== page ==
When my cell rang, an unfamiliar number popped up on the screen. Normally I ignore these calls, certain my service provider has sold my information to half the country’s telemarketing companies. This time I picked up.
It was a therapist I had used as a source on a story about mental health. He had watched a couple of my recent appearances on CNN regarding the death of George Floyd and was worried about me. It was not only a kind gesture but one that carried with it a great deal of wisdom.
I was suppressing trauma and anger I didn’t even know I had.
I’ve been so busy covering the unjustifiable deaths, murders, of Black and brown people over the years that I had grown accustomed to ignoring the toll it had taken on me as a Black journalist. In journalism school they teach you the importance of removing yourself from the story. But there aren’t any courses on managing your mental health when you are repeatedly reflected in gut-wrenching stories.
Or, in the case of CNN’s Omar Jimenez — the Black reporter who was arrested while covering the uprising in Minneapolis — you become part of the gut-wrenching story you’re covering.
Yamiche Alcindor of PBS told me on Saturday that she’s noticed a change in her own emotional connection to these particular tragedies over the years, beginning with the murder of Trayvon Martin in 2012.
“I’m from Miami and I have cousins who went to school with him, so I felt empathy,” she said. “At the same time, the journalist in me was covering George Zimmerman and his family with objectivity and professionalism. During Ferguson I started getting sadder. This time around, as someone who is married and wants to start a family one day, I feel like I got in a car accident. I survived, but I can see all of the air bag, which is unnerving. Then I get back in the car and get in another car accident, and the airbags go off again. They keep going off.”
“I feel this story in my bones. I wake up in the middle of the night crying at times. I’m experiencing a different me.”
The sleepless nights are a recurring theme among journalists of color who have made deaths of persons of color their unofficial beat. I haven’t slept more than six hours in nearly a week. Suzette Hackney, director of opinion and community engagement for the Indianapolis Star, told me, “I walked six miles today trying to beat back the sorrow and depression.”
“I was on furlough this week,” she continued, citing a company mandate that takes her off the job for one week this month because of the financial shortfall created by the coronavirus. “Imagine being unable to write about this. Honestly, that’s another reason this has hit me so hard. I did some journaling but it’s not the same. My city was insane last night and I had to sit quiet.”
It has been a triple whammy for journalists like Hackney, Alcindor and others— covering a pandemic that is killing Black and brown bodies at a disproportionately high rate; dealing with the economic fallout from COVID-19; and another cycle of violence that follows and results in more death to Black and brown bodies.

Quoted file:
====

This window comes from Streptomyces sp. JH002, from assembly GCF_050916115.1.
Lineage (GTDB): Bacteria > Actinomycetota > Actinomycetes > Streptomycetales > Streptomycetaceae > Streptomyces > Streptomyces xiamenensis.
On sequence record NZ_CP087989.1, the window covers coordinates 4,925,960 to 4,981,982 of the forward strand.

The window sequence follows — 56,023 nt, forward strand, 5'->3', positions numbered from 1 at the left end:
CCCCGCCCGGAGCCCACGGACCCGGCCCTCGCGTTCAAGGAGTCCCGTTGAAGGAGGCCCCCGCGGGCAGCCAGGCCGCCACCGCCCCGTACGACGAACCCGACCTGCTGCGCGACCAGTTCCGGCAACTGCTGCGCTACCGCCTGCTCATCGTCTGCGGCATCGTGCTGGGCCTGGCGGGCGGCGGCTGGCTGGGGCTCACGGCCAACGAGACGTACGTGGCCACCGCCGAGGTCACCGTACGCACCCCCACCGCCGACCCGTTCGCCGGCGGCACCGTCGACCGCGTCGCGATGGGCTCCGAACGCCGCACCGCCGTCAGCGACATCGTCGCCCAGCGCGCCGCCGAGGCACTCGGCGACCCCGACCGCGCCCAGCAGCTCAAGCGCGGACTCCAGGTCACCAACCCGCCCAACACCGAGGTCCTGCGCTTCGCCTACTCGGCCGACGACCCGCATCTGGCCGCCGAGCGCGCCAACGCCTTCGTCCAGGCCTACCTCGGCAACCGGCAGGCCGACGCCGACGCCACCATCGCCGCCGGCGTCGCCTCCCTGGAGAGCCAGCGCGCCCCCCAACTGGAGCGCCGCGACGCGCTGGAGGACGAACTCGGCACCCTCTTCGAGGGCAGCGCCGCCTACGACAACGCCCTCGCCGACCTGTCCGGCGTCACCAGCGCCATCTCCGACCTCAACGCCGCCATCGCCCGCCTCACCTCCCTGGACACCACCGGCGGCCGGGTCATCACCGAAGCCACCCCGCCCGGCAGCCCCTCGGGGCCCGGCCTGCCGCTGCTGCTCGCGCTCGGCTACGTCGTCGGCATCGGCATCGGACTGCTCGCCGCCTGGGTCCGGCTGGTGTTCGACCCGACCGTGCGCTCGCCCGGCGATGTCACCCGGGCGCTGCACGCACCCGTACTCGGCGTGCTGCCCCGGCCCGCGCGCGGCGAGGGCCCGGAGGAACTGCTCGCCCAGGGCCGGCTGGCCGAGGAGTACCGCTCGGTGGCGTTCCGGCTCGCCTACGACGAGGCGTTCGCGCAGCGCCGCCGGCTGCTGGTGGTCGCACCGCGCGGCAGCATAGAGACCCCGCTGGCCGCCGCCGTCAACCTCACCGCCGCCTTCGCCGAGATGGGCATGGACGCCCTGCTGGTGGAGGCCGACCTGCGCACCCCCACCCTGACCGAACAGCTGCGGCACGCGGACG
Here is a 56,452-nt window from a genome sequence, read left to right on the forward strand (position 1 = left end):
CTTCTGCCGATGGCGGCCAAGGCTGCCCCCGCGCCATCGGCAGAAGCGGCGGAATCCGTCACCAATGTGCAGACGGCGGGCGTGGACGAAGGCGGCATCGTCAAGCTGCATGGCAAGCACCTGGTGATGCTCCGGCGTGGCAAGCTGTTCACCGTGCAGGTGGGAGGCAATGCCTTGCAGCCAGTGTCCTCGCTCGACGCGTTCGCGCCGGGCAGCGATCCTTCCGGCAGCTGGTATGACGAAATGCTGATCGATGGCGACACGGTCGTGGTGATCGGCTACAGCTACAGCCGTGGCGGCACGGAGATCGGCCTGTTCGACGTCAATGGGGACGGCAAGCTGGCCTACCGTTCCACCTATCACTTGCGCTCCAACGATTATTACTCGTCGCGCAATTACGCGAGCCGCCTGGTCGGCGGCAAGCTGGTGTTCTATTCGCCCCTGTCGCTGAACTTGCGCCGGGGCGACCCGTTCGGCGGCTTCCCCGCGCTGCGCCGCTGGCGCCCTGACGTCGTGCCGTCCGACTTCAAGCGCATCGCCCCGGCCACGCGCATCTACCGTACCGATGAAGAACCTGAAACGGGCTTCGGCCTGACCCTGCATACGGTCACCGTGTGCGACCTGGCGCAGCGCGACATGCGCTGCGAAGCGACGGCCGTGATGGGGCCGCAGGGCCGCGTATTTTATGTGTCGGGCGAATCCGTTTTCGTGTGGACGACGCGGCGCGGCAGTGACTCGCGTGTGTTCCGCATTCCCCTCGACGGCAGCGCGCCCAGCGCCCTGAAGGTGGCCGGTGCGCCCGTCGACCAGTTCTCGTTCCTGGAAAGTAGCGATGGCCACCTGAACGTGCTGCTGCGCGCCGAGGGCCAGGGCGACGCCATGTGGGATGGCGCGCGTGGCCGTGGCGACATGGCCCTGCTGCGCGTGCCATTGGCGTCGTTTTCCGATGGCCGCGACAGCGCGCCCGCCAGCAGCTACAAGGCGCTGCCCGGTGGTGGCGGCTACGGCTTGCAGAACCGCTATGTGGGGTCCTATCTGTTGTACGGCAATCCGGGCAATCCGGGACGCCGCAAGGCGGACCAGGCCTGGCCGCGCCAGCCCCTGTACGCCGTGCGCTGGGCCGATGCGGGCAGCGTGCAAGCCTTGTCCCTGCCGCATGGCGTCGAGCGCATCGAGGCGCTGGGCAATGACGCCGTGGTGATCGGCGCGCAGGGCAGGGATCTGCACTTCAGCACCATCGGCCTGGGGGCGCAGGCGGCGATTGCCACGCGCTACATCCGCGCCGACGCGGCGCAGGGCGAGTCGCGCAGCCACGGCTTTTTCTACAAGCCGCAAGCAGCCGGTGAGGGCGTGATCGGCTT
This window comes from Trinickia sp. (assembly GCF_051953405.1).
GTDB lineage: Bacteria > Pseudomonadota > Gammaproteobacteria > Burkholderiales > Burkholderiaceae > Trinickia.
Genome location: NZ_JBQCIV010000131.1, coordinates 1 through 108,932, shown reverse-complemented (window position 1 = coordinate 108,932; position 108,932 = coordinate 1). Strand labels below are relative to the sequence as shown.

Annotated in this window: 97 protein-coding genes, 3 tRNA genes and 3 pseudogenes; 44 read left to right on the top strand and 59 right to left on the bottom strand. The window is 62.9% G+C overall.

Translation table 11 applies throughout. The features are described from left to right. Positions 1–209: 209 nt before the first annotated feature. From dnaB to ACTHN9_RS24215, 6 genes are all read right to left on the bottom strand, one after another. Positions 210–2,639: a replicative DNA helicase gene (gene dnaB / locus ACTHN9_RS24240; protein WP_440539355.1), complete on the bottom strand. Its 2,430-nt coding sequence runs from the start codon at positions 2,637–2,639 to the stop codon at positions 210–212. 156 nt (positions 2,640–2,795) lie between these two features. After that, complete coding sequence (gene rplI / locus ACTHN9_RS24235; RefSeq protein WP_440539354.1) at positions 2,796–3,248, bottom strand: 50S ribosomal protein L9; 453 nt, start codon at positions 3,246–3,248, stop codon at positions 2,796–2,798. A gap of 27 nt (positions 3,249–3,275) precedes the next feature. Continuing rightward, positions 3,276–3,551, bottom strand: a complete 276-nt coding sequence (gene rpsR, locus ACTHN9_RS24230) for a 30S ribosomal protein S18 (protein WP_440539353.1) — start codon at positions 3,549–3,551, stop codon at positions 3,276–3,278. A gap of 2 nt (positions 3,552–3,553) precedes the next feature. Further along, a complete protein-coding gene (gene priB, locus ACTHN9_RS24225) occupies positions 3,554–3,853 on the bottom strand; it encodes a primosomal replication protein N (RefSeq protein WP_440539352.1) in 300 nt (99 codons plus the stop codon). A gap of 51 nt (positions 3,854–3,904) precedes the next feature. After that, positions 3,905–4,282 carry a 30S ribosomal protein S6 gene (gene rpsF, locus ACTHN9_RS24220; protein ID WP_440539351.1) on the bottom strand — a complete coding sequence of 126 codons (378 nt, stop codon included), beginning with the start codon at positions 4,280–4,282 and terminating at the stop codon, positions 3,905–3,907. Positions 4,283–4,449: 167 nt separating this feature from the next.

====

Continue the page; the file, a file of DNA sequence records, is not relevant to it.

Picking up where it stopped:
“It is getting very difficult to tell the stories of Black people dying on an emotional level,” said John Eligon, a national correspondent covering race for The New York Times. “People who look like me or family members of mine, and the practical weight that the police don’t see you as a journalist but as a Black man in the street.
“I was walking around in Minneapolis where the protesters were, and these police floodlights came on. I didn’t know if they were pointing guns at us or not because none of us could see. I was holding my phone and press pass out away from my body hoping they wouldn’t think I was holding a weapon but at the same time I need to be reporting what’s going on. It was a very scary moment.”
I asked John if he had ever been to therapy to work out the lingering effects of covering these stories.
“Not for this,” he said. “I don’t know if I have it siloed somewhere in my mind and at some point there will be an explosion. I try decompressing by talking these things out with my wife and unwinding that way.”
It’s a unique balancing act, juggling your humanity with your profession against the backdrop of both being under relentless attack in today’s toxic political environment.
“My journalism is about emotion and being attached,” Alcindor said. “The moment I cover a story and I don’t think about it nonstop, I need to find another story.”
Still, some topics force her to assume a heavier burden than others. In 2016, when her fiancé proposed to her, she couldn’t help but think of Sean Bell, the Black man New York City police shot and killed 10 years earlier on the morning of his wedding. The three detectives charged in the shooting were all acquitted.
“The day he got down on one knee and proposed I started praying he would survive to the wedding day,” she said. “That’s not normal, but that’s what America has become.
“When I saw [Jimenez] getting arrested, my husband was standing in front of the TV with his mouth open. He’s a journalist like me and he couldn’t believe it. It felt very personal … the criminalization of a Black journalist. [Jimenez] is an amazing reporter and was very professional, but he didn’t have a choice. In that moment, with all of those officers … it was shocking and scary to watch.”
In these moments, we don’t have a choice. Journalists of color recognize how important, essential, it is that we be there to bear witness. I do not look forward to going back into the streets to hear the cries of a hurting people. In fact, I dread it. But I do it because I recognize the melody. Their song is my song. Their pain is my pain. They have taken to the streets because they feel they have no other choice. So I, and others, follow, because neither do we.
©2020 the Los Angeles Times